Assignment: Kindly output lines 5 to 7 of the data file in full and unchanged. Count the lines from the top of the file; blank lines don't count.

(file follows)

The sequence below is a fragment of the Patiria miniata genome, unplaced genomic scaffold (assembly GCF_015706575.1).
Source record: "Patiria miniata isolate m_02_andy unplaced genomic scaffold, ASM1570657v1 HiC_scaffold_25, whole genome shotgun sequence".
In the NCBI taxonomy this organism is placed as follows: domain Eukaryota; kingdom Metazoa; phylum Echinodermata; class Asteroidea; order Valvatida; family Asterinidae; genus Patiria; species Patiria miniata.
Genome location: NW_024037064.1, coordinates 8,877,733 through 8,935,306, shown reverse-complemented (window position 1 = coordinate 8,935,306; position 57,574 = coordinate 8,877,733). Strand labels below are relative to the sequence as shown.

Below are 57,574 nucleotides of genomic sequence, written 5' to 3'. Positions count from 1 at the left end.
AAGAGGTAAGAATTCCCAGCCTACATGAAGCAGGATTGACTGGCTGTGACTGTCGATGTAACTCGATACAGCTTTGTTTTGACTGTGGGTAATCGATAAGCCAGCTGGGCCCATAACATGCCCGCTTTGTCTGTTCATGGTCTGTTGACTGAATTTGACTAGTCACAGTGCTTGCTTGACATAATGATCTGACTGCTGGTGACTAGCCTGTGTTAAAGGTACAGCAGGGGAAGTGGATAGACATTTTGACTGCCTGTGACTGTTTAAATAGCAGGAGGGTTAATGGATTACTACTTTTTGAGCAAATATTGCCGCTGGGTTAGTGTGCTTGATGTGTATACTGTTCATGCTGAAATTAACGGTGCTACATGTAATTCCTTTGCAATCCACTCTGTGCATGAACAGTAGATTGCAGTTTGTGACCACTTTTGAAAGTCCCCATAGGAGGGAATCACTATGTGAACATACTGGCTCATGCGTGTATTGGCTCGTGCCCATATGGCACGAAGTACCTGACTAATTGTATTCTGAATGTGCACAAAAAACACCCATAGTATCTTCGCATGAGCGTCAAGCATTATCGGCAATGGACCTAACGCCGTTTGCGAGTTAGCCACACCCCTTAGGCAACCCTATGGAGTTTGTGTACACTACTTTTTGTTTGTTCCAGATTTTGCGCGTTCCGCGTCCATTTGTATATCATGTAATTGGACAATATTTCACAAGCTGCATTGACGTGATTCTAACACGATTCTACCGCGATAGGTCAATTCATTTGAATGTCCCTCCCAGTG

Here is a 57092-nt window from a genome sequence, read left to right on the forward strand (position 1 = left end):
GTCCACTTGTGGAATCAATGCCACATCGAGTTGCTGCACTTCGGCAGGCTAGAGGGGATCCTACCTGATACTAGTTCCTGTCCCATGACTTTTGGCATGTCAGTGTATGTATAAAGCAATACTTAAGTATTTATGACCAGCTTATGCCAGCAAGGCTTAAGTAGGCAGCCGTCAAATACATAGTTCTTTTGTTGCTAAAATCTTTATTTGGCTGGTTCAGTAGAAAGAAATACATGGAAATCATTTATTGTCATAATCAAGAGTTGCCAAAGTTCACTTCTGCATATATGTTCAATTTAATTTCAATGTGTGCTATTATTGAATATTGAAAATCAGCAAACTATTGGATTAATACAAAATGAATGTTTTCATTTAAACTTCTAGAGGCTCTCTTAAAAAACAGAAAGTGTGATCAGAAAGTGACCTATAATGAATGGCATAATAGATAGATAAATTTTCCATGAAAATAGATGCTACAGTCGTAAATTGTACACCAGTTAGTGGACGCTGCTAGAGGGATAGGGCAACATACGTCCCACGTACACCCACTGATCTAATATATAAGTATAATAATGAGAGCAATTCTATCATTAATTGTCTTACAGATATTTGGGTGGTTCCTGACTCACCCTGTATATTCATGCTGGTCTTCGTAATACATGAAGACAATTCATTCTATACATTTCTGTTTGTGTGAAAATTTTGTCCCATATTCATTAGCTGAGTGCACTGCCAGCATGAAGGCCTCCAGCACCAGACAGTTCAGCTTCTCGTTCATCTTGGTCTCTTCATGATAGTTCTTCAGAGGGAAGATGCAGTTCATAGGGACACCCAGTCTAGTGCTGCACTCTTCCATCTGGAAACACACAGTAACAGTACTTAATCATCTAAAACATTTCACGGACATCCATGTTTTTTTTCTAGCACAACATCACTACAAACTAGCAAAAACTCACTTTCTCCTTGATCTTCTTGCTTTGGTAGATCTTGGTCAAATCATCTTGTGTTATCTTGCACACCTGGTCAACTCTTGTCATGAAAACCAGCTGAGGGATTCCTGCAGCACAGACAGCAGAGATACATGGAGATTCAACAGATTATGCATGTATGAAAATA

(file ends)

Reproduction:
Below are 57,574 nucleotides of genomic sequence, written 5' to 3'. Positions count from 1 at the left end.
AAGAGGTAAGAATTCCCAGCCTACATGAAGCAGGATTGACTGGCTGTGACTGTCGATGTAACTCGATACAGCTTTGTTTTGACTGTGGGTAATCGATAAGCCAGCTGGGCCCATAACATGCCCGCTTTGTCTGTTCATGGTCTGTTGACTGAATTTGACTAGTCACAGTGCTTGCTTGACATAATGATCTGACTGCTGGTGACTAGCCTGTGTTAAAGGTACAGCAGGGGAAGTGGATAGACATTTTGACTGCCTGTGACTGTTTAAATAGCAGGAGGGTTAATGGATTACTACTTTTTGAGCAAATATTGCCGCTGGGTTAGTGTGCTTGATGTGTATACTGTTCATGCTGAAATTAACGGTGCTACATGTAATTCCTTTGCAATCCACTCTGTGCATGAACAGTAGATTGCAGTTTGTGACCACTTTTGAAAGTCCCCATAGGAGGGAATCACTATGTGAACATACTGGCTCATGCGTGTATTGGCTCGTGCCCATATGGCACGAAGTACCTGACTAATTGTATTCTGAATGTGCACAAAAAACACCCATAGTATCTTCGCATGAGCGTCAAGCATTATCGGCAATGGACCTAACGCCGTTTGCGAGTTAGCCACACCCCTTAGGCAACCCTATGGAGTTTGTGTACACTACTTTTTGTTTGTTCCAGATTTTGCGCGTTCCGCGTCCATTTGTATATCATGTAATTGGACAATATTTCACAAGCTGCATTGACGTGATTCTAACACGATTCTACCGCGATAGGTCAATTCATTTGAATGTCCCTCCCAGTG

Here is a 57092-nt window from a genome sequence, read left to right on the forward strand (position 1 = left end):